Tagged: John Key

Forget the spaghetti pizzas – it’s substance voters are looking for

Get ready for more spaghetti pizzas, selfies and walkabouts on university campuses. It’s that time again when politicians pull out all the stops to do what they think will make young people vote for them. How bad can it get? At the 2014 election, Kim Dotcom spent some $4m largely targeting the youth vote. Symbolic of this attempt was a series of dance party events called the “Party Party” – the most memorable outcome of which was Dotcom leading a “f**k John Key” chant. Internet Mana later used the chant in an online campaign video. But the party ended in...

Cunliffe and Robertson

New Zealand’s increasingly dangerous level of political vitriol

A long thin country, marked by its diversity of landscapes. A small population, outflanked by bigger and more powerful neighbours. An increasingly multicultural society with a significant indigenous group. It could be New Zealand. But it’s Sweden. Like New Zealand, Sweden long had a tradition of personal, retail politics in which politicians rub shoulders with voters as apparent equals. That’s what one expects in a small country. But there is one big difference between Sweden and New Zealand. Sweden has suffered not one, but two political assassinations. The first, in 1986, was the murder of then Prime Minister Olof Palme. The...

Top tweets on the TVNZ leaders’ debate between John Key and David Cunliffe

Below are some of the top tweets on tonight’s TVNZ leaders’ debate between John Key and David Cunliffe. In roughly reverse chronological order. (To be updated) Good point from Gordon Campbell: “hard to imagine David Shearer carrying Labour’s banner in that debate last night” http://t.co/Dxg9wpGxfp — Mr Howell (@jeffieh) August 29, 2014 Green Party companion leaders’ debate: The Greens take an inclusive approach to being excluded. So when we wer… http://t.co/yBKKdiE2m3 — Frog Blog (@frog_blog) August 29, 2014 During last night’s Leaders debate I was struck by the fact that Key accepted all of Cunliffe’s basic assumptions. http://t.co/PCuwzeJkw8 — Jamie Whyte...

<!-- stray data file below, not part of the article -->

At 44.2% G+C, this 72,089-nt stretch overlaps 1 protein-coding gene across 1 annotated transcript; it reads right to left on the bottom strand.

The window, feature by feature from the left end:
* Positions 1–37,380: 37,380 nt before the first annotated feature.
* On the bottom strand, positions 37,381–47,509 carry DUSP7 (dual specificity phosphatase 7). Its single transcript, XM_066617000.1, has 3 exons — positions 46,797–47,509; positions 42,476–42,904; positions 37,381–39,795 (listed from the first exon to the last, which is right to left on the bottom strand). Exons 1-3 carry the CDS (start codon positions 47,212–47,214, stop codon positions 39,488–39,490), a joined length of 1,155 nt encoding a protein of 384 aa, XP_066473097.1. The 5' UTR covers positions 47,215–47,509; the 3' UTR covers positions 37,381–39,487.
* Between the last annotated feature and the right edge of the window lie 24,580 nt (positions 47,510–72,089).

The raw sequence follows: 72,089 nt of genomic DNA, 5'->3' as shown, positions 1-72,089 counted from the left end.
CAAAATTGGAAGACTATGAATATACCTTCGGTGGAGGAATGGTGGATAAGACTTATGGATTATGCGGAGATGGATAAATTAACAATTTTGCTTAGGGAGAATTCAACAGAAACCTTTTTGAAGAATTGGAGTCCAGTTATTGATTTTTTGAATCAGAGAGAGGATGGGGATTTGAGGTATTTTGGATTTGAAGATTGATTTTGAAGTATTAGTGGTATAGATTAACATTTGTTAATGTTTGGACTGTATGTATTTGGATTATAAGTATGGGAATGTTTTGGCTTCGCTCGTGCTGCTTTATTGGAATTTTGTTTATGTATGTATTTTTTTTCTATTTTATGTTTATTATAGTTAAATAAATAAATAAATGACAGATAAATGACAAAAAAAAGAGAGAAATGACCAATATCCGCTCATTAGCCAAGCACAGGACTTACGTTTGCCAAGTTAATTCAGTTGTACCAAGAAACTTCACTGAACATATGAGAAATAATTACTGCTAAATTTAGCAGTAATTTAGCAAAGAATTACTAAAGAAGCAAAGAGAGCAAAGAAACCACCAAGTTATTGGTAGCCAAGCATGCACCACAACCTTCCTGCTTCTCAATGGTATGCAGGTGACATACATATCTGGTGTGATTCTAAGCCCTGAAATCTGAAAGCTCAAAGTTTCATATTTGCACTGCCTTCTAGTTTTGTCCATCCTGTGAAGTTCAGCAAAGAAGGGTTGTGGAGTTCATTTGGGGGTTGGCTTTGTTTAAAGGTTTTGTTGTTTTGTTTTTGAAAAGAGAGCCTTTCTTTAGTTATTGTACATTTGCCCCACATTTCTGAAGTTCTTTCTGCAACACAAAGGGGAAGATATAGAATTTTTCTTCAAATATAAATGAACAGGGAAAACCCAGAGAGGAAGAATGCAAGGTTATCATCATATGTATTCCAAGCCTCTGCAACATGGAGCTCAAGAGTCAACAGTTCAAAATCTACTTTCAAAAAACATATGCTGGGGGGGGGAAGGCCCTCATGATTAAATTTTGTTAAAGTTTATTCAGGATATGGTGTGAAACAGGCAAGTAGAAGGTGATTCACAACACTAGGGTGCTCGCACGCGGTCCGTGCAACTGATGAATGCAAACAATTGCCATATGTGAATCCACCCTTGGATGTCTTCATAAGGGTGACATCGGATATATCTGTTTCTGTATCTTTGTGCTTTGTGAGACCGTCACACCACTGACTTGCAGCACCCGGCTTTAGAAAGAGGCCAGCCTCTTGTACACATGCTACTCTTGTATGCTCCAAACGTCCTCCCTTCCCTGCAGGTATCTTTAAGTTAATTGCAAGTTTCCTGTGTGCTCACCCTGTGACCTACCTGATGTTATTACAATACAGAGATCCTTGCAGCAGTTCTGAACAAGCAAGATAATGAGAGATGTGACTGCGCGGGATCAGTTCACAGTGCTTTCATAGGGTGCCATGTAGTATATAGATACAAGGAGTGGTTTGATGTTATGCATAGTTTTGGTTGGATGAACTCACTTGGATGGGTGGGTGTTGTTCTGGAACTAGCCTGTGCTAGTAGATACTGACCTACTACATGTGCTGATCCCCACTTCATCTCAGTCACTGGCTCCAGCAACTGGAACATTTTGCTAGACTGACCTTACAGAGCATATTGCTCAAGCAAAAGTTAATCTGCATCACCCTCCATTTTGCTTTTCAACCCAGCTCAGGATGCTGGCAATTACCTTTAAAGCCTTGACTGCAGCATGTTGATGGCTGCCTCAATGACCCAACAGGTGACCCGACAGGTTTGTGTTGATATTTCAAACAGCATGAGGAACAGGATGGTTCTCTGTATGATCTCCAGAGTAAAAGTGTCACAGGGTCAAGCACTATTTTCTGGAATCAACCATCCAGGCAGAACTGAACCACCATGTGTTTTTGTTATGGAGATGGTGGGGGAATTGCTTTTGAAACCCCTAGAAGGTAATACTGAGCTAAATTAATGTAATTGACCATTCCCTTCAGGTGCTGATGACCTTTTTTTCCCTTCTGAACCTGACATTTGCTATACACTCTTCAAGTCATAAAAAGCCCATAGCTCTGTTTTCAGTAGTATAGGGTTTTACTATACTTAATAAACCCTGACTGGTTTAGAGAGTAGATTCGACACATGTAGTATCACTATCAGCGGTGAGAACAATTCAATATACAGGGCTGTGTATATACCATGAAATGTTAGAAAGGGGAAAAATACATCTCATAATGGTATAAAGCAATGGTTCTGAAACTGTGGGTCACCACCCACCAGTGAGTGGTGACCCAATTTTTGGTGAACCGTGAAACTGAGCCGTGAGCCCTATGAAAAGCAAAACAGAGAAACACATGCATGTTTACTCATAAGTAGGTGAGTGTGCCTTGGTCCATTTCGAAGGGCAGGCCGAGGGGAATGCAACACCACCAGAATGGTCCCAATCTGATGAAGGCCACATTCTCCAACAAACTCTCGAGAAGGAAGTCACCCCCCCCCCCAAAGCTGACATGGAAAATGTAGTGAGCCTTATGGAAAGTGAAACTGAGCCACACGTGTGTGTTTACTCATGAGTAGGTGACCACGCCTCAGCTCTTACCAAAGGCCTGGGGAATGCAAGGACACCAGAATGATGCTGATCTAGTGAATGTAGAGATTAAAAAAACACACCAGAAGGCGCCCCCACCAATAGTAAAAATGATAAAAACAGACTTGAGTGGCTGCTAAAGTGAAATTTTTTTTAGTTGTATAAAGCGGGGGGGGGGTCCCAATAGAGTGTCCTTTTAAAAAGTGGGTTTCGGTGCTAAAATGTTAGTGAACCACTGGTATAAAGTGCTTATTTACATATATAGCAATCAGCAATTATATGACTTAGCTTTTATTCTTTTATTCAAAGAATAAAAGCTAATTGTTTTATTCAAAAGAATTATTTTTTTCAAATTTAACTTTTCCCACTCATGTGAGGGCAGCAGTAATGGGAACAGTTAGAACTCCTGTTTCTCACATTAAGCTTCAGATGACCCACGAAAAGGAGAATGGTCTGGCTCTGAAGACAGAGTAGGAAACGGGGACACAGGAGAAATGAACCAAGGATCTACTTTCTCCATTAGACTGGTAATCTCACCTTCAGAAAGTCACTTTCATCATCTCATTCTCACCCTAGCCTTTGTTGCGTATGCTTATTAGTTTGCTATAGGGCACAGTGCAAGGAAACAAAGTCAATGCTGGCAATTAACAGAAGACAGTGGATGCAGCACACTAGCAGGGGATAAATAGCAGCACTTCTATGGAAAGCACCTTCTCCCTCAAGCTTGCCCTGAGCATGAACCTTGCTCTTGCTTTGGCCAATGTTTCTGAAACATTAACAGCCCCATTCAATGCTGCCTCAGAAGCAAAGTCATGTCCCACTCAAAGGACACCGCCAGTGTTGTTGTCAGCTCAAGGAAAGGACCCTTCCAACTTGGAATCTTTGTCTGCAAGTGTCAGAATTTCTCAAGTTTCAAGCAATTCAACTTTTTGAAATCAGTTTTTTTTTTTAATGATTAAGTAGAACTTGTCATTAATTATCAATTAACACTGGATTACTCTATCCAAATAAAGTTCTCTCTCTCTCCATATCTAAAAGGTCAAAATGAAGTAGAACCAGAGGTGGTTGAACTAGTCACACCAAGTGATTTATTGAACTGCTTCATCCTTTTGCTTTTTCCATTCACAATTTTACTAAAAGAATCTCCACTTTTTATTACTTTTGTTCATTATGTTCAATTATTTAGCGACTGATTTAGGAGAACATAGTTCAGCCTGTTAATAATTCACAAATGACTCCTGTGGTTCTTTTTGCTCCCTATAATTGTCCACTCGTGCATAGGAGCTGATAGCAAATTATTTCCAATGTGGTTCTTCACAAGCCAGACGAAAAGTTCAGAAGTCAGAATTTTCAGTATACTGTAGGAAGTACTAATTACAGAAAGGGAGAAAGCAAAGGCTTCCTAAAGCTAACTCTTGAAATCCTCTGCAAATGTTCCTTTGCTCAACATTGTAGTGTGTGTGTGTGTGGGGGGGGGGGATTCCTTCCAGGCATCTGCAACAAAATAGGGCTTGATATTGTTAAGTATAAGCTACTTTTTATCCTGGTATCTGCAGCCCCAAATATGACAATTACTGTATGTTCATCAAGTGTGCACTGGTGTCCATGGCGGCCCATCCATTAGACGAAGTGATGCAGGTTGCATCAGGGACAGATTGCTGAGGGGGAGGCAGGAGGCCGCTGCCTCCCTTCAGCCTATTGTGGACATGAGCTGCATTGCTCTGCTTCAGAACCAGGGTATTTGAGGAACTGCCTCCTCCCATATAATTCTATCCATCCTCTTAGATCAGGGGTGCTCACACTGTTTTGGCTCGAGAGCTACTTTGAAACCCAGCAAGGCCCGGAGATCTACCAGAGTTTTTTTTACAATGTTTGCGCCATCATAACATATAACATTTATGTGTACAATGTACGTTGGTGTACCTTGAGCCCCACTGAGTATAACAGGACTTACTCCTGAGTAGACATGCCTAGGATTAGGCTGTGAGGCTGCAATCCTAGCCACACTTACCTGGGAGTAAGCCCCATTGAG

Conference 2009: coverage guide

Not attending ACT’s conference myself, I’ve spent the last couple of days digesting the reportage on it, which has actually been very good. For an excellent background to the conference, I suggest listening to last Friday’s Focus on Politics programme from Radio New Zealand, which examined the state of ACT. ACT MPs Rodney Hide, Roger Douglas and David Garrett were interviewed for the programme, along with University of Otago Politics lecturer Dr. Bryce Edwards. All of the participants on the programme shared some interesting insights. Hide explained that his low profile since the election was driven by a desire to...

Conference 2009: preview

ACT’s Annual Conference takes place next weekend. I won’t be attending this year, so would appreciate reports from anyone who is. ACT has always held its conference early in the year and in post-election years this gives it a good opportunity to report back to members on the election outcome. In 2009, I imagine the mood will be very much self-congratulatory, perhaps even surpassing the 1997 “Victory Conference” after ACT made it into Parliament for the first time. There is good cause for this: not only were the 5 MPs ACT gained at the 2008 election at the top end...